Conclusion

The cause of FG was not the dislocated stent (inserted in 2008 to drain a pancreatic pseudocyst). Immunodeficiency favored by alcoholism and malnutrition had led to bacterial multiplication and necrosis of the overlying skin. The radiologists did not detect the stent on former CT and perforation of the bowel wall was not confirmed during surgery. Nevertheless, a laparotomy and derivative colostomy was still required as the patient had rectal incontinence. Additionally, the resulting defects from necrosis could not have been properly cleaned as they would have continuously been contaminated. To avoid this continuous contamination, the decision of sigmoidal anus praeter was made.

It is, however, important to point out that the main problem for this patient was his severe clinical history. Overall, his alcoholism, chronic hepatitis, calcified chronic pancreatitis, decreased metabolism, immunodeficiency, cachexia, negative nitrogen balance, and neuropathy (Korsakoff’s syndrome with sensory and motor dysfunction of the lumbar plexus and incontinence) were seen as very unfavorable.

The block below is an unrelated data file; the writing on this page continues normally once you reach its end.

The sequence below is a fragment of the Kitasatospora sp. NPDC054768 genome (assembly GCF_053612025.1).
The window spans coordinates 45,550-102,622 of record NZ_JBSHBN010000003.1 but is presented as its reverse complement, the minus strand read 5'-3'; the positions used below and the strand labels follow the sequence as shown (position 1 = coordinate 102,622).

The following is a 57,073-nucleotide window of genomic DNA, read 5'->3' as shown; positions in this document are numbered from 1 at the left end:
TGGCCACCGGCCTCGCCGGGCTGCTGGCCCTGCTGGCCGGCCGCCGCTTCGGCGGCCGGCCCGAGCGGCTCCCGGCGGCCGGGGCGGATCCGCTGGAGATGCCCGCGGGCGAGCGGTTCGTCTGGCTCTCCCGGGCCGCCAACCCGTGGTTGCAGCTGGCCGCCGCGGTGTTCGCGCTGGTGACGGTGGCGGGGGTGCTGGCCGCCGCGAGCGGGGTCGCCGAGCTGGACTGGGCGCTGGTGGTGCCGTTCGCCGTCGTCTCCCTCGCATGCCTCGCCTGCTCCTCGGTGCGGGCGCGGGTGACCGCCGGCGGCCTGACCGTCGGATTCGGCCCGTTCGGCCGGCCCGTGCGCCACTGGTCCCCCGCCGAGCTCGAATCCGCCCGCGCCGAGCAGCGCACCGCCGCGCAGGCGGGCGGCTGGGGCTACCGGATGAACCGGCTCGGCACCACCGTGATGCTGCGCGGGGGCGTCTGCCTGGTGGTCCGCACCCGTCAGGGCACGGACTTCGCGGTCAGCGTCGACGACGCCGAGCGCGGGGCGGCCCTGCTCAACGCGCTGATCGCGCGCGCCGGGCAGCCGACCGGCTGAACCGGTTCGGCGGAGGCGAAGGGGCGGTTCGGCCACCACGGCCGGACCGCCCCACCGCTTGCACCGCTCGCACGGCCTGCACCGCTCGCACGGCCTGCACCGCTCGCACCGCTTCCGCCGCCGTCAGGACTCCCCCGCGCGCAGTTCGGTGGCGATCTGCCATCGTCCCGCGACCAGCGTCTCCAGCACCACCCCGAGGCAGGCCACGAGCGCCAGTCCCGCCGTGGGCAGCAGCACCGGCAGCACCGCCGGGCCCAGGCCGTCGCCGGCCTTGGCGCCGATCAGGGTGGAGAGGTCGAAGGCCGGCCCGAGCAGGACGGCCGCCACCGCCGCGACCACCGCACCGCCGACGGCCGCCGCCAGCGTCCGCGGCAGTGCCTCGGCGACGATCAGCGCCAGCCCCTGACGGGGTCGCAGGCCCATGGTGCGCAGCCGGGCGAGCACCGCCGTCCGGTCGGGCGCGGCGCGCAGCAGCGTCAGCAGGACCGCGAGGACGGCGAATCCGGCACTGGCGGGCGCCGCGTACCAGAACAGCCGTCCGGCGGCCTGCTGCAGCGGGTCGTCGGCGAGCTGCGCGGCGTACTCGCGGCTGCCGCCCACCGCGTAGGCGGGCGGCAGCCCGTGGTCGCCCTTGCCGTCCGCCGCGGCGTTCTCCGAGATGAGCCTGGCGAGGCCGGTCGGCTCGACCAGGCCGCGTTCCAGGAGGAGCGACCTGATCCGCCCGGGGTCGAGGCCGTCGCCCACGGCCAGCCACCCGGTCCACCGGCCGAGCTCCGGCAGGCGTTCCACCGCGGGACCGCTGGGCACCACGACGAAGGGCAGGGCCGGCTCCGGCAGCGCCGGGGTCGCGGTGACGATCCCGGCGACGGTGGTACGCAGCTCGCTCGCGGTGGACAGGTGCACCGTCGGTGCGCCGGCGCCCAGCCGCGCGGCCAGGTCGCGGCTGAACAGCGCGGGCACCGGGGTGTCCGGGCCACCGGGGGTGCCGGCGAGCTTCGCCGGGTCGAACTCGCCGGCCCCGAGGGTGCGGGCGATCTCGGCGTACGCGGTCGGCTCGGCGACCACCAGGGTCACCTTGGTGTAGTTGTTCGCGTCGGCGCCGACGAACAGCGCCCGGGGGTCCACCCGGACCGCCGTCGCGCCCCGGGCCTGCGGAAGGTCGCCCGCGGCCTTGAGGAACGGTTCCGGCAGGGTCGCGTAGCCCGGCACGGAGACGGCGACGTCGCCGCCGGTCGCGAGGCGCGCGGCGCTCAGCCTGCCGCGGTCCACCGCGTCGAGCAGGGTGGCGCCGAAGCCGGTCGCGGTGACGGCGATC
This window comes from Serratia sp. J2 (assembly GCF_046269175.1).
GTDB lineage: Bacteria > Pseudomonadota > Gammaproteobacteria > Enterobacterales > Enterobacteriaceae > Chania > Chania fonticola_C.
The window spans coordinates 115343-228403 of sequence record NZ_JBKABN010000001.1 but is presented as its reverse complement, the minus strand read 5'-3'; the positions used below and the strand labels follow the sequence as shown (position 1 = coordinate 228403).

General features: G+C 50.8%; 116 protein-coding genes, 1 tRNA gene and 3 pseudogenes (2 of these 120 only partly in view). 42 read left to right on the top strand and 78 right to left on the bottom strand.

In conclusion, FG spread to male genital organs presents therapeutic challenges; a well-organized and immediate multidisciplinary collaboration at the time of surgical debridement is required for optimal wound management and to sustainably lower the risk of retractile scarring.

Disclosure

The authors report no conflicts of interest in this work.


References

1.

Nakatani H, Hamada S, Okanoue T, et al. Fournier’s gangrene in elderly patient: report of a case. J Med Invest. 2011;58(3–4):255–258.

2.

Papachristodoulou AJ, Zografos GN, Papastratis G, et al. Fournier’s gangrene: still highly lethal. Langenbecks Arch Chir. 1997;382(1):15–18.

3.

Ahmadnia H, Molaei M, Yaghoobi S, et al. New prognostic factors in Fournier’s gangrene: a 10-year experience. Uro Today Int J. 2009;2(4).

4.